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Divine Comedy – The Medieval Church and Dante’s Inferno

The Medieval Church and Dante’s Inferno

Some people think that the medieval churches view on sin, redemption, heaven and hell was very complex, but actually the churches views were straight and to the point. I will discuss with you what sin, redemption, heaven and hell were to the medieval churches and I will also share some examples in the story that will help you better understand The Inferno and the medieval churches views.

Let’s begin with sin. A sin was said to be a deliberate and purposeful violation of the will of God. “The medieval churches thought that sin was also a failure to live up to external standards of conduct and the violation of taboos, laws or moral codes” (“Christianity”). Obeying God was extremely important and was to be taken very seriously. If you sinned then you were saying and proving that you hated God. Sin was considered to be pure evil and if you sinned then you would have to face the consequences whatever they may be. The bigger the sin was the greater the consequence was.

The medieval churches labeled their sins under two different types. The first type of sin, “Mortal sin or actual sin, was when a person knew exactly when they were sinning and sinned anyway” (“Sin”). Knowing fully what the consequences would be. The second type of sin, “Venial sin or material sin, was when the person sinning had no idea that they were sinning” (“Sin”). They didn’t sin deliberately to disobey God.

You can find the numerous types of sins in a very important book that the early Christians relied on, the bible. “Since God has spoken to us it is no longer necessary for us to think” (Gilson). The only thing that matters for each and every one of them was to achieve their own salvation. All that the…

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…pe you learned something new about the medieval churches and also some helpful insight to the views of Dante in Inferno.

Works Cited

“Christianity: THE CHURCH AND ITS HISTORY: Christian doctrine: THE CHURCH: Scriptural Traditions.” Britannica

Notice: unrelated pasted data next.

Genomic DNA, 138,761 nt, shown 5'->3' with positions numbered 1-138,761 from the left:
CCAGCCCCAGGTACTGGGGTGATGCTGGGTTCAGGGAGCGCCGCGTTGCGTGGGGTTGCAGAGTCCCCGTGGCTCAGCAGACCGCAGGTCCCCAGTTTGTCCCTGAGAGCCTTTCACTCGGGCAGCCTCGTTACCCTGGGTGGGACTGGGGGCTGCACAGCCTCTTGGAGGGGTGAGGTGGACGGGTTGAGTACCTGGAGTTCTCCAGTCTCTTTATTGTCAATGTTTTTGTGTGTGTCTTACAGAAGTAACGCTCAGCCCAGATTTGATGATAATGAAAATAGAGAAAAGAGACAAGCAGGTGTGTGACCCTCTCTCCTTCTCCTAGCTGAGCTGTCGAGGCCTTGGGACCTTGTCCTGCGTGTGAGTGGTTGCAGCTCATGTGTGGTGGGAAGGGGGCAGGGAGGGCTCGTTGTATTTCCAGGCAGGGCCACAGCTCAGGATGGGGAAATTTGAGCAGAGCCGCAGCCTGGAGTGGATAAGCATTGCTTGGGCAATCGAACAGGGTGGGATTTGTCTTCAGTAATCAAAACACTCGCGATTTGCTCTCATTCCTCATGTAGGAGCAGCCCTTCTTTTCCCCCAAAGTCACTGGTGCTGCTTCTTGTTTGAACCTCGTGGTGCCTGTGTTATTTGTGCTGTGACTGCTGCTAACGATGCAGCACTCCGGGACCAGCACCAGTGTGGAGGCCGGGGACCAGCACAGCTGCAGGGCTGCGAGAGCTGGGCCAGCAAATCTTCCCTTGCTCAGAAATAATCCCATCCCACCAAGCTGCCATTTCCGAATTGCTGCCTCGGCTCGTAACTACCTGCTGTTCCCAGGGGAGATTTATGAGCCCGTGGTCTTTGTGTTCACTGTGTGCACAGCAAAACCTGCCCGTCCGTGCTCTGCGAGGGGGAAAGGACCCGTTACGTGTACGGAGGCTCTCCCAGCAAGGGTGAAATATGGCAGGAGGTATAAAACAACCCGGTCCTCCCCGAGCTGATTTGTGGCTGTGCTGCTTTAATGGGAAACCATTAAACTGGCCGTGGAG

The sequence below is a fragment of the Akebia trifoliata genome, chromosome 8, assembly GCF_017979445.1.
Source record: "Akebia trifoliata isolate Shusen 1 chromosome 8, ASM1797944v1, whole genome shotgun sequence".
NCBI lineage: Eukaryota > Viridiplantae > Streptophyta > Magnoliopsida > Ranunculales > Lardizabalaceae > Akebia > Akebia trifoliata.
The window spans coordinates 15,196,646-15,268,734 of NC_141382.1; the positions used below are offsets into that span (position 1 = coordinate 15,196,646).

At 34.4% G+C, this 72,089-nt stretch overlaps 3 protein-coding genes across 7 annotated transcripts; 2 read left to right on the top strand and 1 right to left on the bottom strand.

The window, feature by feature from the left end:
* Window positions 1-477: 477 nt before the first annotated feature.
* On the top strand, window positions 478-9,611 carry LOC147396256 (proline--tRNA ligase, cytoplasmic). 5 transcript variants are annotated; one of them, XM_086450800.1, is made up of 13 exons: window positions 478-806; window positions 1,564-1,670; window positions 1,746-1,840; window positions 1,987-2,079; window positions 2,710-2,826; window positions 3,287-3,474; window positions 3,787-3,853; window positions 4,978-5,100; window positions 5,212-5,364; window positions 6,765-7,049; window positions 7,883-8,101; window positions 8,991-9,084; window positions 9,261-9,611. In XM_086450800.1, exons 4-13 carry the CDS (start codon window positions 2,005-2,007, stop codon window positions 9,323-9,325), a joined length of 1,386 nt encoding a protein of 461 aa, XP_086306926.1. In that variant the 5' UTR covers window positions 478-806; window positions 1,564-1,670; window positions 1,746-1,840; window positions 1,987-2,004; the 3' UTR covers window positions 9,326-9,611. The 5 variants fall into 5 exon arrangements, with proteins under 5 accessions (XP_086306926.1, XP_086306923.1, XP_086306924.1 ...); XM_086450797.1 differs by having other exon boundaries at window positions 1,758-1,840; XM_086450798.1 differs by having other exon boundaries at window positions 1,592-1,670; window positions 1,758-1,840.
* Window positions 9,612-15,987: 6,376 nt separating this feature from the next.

Online. [Accessed 28 January 2001].

Etienne, Gilson. Reasons and Revelations in the Middle Ages. New York: New York, 1938.

Etienne, Gilson. The Spirit of Medieval Philosophy. New York: New York, 1940.

“Heaven.” Britannica Online. [Accessed 28 January 2001].

“Hell.” Britannica Online. [Accessed 26 January 2001].

“Sin.” Britannica Online. [Accessed 28 January 2001].

David Henry Hwang’s M. Butterfly and Aime Cesaire’s A Tempest as Examples of Postcolonial Drama

In the closing lines of M. Butterfly, Gallimard, the hapless French diplomat/accountant turned spy, says, “I have a vision. Of the Orient” (92). At the moment he is speaking of his remaining belief that there are beautiful women, as he thought his “Butterfly” was, but it is indicative of the colonial impulse. Colonization becomes possible because a society can characterize another society in ways that make colonization seem like a positive endeavor. As Said notes, the characterization of other cultures, such as the Orient or Africa, is carried out in the popular realm through works of art, literature and drama. Indeed, books, plays, poems and stories are just a few of the forms used to indoctrinate the masses of a colonizing nation with the rationale and impulse to colonize.

As if to underscore this point, one way to rebel against colonization is to warp the tools of the colonizer to support the cause of liberation. The strategy seems to be especially popular in drama, where there are two stellar examples of postcolonial literature, A Tempest by Aime Cesaire and M. Butterfly by David Henry Hwang. These plays are rewritten versions of Shakespeare’s The Tempest and Puccini’s opera, Madame Butterfly, respectively, and retain the same characters and basic plot elements. Both Shakespeare’s and Puccini’s works helped create symbols of other cultures – Caliban is a black devil, and Cio-Cio San is the meek and beautiful “Butterfly.” These characterizations have become stereotypes in Western culture, and formed, or at least mirrored, the rationale for colonization.

To make these pieces work against the notion of colonization, Cesaire and Hwang must significantly alter the content. They do so, and they also eschew mimicking the styl…

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…, and the victories represented in these plays are not large scale liberation, so it is even more difficult to see the correct path.

The stories we tell each other make up our world. Just as the Nick Redstocking stories created a Native American dialect that never existed, The Tempest and Madame Butterfly fabricated characters that came to stand as symbols of entire cultures. The power of stories is especially evident when we look at the role our art and literature has played in imperialism. Fanon would say the way to overthrow a physically present governing force is through violence. Hwang and Cesaire do a similar violence to the pieces that keep us imprisoned in false notions of the other. It is only through taking over these works, appropriating and reconstructing them, that we can be psychologically liberated from the rationale and impulses of the colonizer.

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